Buttermilk Biscuits recipe Wrong Way, Right Way

buttermilk
Buttermilk Biscuits recipe Wrong Way, Right Way, 10.0 out of 10 based on 1 rating
VN:F [1.9.22_1171]
Rating: 10.0/10 (1 vote cast)

Occasionally cookbooks do have errors.  There are all sorts of reasons this may happen, but a cookbook has a ton of moving parts that all have to be assembled into a readable narrative with workable recipes sometimes under tight deadlines. But one missed stick of butter or spoonful of cinnamon somewhere can have messy consequences.  Our Amish Cook’s Baking Book has been very well-received (20 5-star reviews on Amazon!), but one recipe does have a big mistake. The popular Buttermilk Biscuits recipe calls for 2 sticks of butter.  Wowza.  One problem: the recipe should call for NO butter.  Double Wowza!  I forget how that mistake was even made, I think it had something to do with the “search and replace” feature replacing the wrong ingredient.  The mistake has been corrected in subsequent printings of the book, but it is a glaring error in the first printing.  And when my wife decided to make homemade buttermilk biscuits from the book last night, I forgot to tell her about the mistake until too late.  This is what they looked like in the oven loaded with two sticks of butter. buttermilk  Um…not so appetizing, right?  They look like flat, buttery rounds.  Lovina’s buttermilk biscuit recipe really IS a good one and quite tasty.  Once Rachel regrouped and made the recipe the right way (sans butter), here is how they looked:buttermilk

Much better, right?   It’s a good, soft biscuit that goes great with gravy (Rachel made a veggie sausage gravy, and it was a delicious dinner)  You can bake them a touch longer if you like to make them more golden.  So, here is the correct recipe – with no butter – just buttermilk.  Enjoy!

BUTTERMILK BISCUITS

2 cups all-purpose flour

1 /4 vegetable oil

3 teaspoons baking powder

1 cup buttermilk or sour milk

1 teaspoon baking soda

Preheat the oven to 400. Lightly grease a baking sheet at set aside. In a large bowl, combine the flour, vegetable oil,  baking powder, milk,  and baking soda. Stir with a wooden spoon until the mixture forms a smooth batter. Drop by rounded tablespoons onto prepared baking sheet. Bake until golden brown, 10 to 15 minutes.

Join Our Newsletter

Join over 7,000 people who get free and fresh content delivered automatically each time we publish.

Sign Up

The Discussion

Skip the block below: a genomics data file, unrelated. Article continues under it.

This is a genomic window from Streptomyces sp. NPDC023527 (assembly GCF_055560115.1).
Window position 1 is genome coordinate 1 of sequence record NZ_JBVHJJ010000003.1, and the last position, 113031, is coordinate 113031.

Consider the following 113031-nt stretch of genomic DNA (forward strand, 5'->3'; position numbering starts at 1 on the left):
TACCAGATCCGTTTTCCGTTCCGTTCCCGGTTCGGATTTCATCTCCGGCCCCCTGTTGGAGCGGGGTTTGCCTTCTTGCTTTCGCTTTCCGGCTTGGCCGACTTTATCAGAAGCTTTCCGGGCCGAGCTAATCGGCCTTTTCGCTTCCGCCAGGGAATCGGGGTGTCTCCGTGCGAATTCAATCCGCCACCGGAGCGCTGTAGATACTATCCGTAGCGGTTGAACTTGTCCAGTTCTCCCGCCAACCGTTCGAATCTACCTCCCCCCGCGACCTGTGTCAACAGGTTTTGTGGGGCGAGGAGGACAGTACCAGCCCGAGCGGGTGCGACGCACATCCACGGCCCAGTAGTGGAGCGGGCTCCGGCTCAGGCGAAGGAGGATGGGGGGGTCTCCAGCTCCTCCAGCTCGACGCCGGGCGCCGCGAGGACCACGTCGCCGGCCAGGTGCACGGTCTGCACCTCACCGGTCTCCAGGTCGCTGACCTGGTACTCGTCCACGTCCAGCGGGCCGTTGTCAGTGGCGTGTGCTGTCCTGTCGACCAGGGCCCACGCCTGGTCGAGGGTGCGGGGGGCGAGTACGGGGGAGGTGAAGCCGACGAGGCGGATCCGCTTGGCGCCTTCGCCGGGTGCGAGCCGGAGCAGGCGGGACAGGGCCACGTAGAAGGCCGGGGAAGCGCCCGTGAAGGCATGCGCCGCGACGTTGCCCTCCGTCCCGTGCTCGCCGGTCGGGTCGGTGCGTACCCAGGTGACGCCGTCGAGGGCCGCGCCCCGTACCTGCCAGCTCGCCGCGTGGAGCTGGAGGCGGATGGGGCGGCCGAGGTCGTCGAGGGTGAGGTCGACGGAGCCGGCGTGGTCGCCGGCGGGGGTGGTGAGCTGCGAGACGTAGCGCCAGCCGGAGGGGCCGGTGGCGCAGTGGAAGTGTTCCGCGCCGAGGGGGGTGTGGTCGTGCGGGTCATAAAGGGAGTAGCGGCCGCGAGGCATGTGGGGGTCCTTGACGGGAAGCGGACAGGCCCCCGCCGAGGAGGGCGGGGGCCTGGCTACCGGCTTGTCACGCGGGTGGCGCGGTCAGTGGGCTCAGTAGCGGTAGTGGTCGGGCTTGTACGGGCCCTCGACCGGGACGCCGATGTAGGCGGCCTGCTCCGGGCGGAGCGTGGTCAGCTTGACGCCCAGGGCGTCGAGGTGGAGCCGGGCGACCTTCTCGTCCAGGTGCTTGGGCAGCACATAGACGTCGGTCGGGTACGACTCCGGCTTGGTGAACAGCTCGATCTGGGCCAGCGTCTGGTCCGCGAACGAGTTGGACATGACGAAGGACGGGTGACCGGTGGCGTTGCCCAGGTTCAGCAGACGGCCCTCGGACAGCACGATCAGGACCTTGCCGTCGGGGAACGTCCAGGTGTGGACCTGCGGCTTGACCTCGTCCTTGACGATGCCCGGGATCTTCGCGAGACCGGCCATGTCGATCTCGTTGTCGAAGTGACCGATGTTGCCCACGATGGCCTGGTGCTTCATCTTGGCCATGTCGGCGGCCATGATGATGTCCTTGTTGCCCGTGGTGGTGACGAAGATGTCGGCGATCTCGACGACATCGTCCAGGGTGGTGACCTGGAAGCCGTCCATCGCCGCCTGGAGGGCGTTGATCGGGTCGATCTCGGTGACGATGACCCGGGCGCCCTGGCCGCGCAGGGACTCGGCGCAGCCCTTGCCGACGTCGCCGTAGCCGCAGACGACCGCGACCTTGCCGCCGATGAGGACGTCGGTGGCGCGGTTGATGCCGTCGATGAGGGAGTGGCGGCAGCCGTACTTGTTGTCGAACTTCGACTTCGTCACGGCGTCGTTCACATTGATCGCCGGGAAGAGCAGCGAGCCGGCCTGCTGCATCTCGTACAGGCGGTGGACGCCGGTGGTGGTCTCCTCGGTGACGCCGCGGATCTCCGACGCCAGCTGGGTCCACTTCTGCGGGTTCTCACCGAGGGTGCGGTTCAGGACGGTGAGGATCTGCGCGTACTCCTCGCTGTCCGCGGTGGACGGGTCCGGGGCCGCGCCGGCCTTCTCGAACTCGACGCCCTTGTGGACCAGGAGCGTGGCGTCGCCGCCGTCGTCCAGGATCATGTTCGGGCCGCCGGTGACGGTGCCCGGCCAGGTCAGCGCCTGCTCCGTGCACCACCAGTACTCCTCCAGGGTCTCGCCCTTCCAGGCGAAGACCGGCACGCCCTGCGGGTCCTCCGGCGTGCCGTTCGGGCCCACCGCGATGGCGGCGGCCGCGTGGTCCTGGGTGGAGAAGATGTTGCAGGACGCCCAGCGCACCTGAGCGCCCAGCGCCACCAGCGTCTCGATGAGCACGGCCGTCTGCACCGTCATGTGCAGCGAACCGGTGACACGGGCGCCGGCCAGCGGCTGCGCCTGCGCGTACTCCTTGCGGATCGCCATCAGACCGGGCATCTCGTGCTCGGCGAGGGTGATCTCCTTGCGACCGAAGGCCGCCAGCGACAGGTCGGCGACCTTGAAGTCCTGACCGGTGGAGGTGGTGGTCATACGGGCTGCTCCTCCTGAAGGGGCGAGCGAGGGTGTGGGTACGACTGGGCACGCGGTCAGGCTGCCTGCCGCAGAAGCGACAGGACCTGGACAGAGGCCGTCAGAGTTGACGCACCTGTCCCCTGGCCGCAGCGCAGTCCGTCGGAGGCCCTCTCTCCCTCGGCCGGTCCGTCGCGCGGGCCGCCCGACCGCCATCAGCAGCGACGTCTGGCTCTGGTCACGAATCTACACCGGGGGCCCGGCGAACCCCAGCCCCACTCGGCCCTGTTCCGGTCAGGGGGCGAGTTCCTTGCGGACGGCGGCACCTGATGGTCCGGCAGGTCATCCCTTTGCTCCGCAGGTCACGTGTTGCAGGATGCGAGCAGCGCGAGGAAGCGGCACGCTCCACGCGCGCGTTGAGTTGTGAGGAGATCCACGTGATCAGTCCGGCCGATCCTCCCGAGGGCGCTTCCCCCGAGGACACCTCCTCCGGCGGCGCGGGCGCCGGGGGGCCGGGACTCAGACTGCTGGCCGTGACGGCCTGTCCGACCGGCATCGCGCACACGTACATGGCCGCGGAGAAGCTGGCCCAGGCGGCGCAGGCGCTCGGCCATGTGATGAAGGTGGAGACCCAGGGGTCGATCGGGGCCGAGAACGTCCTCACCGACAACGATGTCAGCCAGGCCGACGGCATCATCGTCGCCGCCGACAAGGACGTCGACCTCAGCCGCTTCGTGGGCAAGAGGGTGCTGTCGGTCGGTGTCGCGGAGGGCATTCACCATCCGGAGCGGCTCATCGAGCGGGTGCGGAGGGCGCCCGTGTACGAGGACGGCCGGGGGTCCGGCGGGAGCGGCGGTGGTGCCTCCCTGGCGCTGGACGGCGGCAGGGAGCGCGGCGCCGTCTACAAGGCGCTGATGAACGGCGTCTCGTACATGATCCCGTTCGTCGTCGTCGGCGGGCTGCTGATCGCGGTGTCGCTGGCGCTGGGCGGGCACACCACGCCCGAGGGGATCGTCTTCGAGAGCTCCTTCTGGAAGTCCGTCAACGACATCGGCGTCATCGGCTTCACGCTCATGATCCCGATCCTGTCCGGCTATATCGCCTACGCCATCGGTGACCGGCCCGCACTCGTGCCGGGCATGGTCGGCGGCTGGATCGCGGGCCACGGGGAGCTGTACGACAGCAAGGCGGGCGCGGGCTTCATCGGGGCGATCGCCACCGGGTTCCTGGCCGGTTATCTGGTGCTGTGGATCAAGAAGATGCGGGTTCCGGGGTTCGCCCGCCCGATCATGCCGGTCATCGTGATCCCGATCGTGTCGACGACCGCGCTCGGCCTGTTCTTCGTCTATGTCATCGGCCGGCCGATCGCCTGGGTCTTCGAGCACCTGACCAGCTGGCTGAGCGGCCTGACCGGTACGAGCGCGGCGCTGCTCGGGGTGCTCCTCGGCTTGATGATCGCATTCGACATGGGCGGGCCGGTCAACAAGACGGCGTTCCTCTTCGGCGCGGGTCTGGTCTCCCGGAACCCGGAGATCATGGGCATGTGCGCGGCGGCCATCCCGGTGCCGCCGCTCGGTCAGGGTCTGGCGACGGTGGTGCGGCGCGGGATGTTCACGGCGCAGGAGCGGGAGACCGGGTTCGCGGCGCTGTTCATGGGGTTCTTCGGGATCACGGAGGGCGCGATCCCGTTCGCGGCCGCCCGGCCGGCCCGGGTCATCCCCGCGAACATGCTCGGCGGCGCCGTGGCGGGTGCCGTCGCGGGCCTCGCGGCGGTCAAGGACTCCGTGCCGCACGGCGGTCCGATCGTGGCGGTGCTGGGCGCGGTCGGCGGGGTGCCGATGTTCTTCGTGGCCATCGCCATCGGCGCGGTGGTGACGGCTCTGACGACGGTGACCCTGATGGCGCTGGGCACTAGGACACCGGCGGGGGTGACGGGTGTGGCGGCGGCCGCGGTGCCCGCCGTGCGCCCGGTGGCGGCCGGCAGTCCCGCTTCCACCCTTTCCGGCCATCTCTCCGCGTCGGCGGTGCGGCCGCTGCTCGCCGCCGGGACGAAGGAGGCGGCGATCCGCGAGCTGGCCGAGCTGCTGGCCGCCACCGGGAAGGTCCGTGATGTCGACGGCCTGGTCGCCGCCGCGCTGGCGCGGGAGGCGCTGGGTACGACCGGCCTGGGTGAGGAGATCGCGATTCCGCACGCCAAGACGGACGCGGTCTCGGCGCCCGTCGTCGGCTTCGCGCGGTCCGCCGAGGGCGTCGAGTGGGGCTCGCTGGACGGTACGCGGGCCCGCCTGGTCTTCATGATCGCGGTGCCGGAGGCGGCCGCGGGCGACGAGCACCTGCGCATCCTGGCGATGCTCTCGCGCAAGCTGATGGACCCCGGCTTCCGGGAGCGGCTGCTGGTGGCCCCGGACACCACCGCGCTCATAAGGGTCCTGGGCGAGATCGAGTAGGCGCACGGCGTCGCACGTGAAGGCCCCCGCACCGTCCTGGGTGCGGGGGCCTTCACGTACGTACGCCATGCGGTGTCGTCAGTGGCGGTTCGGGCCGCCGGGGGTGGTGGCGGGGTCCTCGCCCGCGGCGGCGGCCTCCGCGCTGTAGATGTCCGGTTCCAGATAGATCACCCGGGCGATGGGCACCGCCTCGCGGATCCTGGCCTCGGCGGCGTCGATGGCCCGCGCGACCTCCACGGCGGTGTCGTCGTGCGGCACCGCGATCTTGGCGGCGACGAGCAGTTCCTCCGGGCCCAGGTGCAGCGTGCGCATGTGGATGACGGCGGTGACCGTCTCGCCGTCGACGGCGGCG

1. This is SO funny. I made these very biscuits tonight for supper – and they looked pretty much like your first picture! They actually tasted pretty good. (And they didn’t need any butter.) We scooped them up with a pancake turner and put them on top of our stew. I will go out to the kitchen now and cross butter off the recipe.

    VA:F [1.9.22_1171]
    Rating: 0.0/5 (0 votes cast)

  2. I haven’t tried the recipe, but I do have the edition with the butter in it. I’ve made the correction, and thanks for letting us know!

    VA:F [1.9.22_1171]
    Rating: 0.0/5 (0 votes cast)

  3. I hadn’t made these yet so was able to correct the recipe. Thanks for the heads up.

    VA:F [1.9.22_1171]
    Rating: 0.0/5 (0 votes cast)

  4. Kevin i just looked at my cookbook & there is also1/4 tsp salt. Now you do need salt in baking, does this reecipe call for no salt? Also since we’re on this subject… Rhubarb squares pg 167 in the baking book says to bake at 350 for 40 min. I’ve made these & they are still raw after 50 min. Is there something that might be missing in the recipe itself? Thanks & keep up the good work.

    Theresa

    VA:F [1.9.22_1171]
    Rating: 0.0/5 (0 votes cast)
  5. Melanie Smith says:


    Funny, reading this and had my cookbook beside me and yes it called for 2 sticks of butter! Crossed it out, now can’t wait to try to make them. Thanks for letting us know:)

    Melanie

    VA:F [1.9.22_1171]
    Rating: 0.0/5 (0 votes cast)
  6. Dawn Kirk says:


    Mine says 22 sticks…..Just kidding!

    VA:F [1.9.22_1171]
    Rating: 0.0/5 (0 votes cast)
  7. Kenneth Nagel says:


    Recipe states 1/4 oil. I presume you mean cup?

    VA:F [1.9.22_1171]
    Rating: 0.0/5 (0 votes cast)

  8. A couple (or more) of good proof readers (must be good cooks) would
    help you avoid errors. Most experienced cooks would have caught the
    butter error…

    VA:F [1.9.22_1171]
    Rating: 0.0/5 (0 votes cast)

    • Agreed…So, also, would have been more time…We had about 6 weeks to write the WHOLE book…that was crazy fast…

      VN:F [1.9.22_1171]
      Rating: 0.0/5 (0 votes cast)

  9. Dear Kevin,
    Thank you so much for correcting the recipe.
    Did you find any further printing mistakes in the first issue?
    Today I wanted to cook the pineapple cookies on page 112 and I did not find any fat (oil or shortening or butter) listed (which made me sooo happy!). But then I had a check in the web and all the pinapple cookie recipes I’ve found had butter in. So, now I’m quite unsure. “Light Amish Cookies”… quite strange.
    Did you ever bake them?
    Thank you so much and best regards from Switzerland
    Ckay

    PS: would be great if you’d have on your page a “printing error corner”, where the mistakes of the book are listed.
    I love this book – recipes, pictures and stories.

    VA:F [1.9.22_1171]
    Rating: 0.0/5 (0 votes cast)

    • I will check into this. I’ve not heard of any errors in that recipe and I probably would have heard by now, but i’ll check. Thanks for the kind words!:)

      VN:F [1.9.22_1171]
      Rating: 0.0/5 (0 votes cast)

  10. I attempted to make these biscuits this morning, but it took am extra 3/4 cup of buttermilk to get the dough into a smooth batter. Where did I go wrong?

    VA:F [1.9.22_1171]
    Rating: 0.0/5 (0 votes cast)

Speak Your Mind

*


+ five = 9

CommentLuv badge

css.php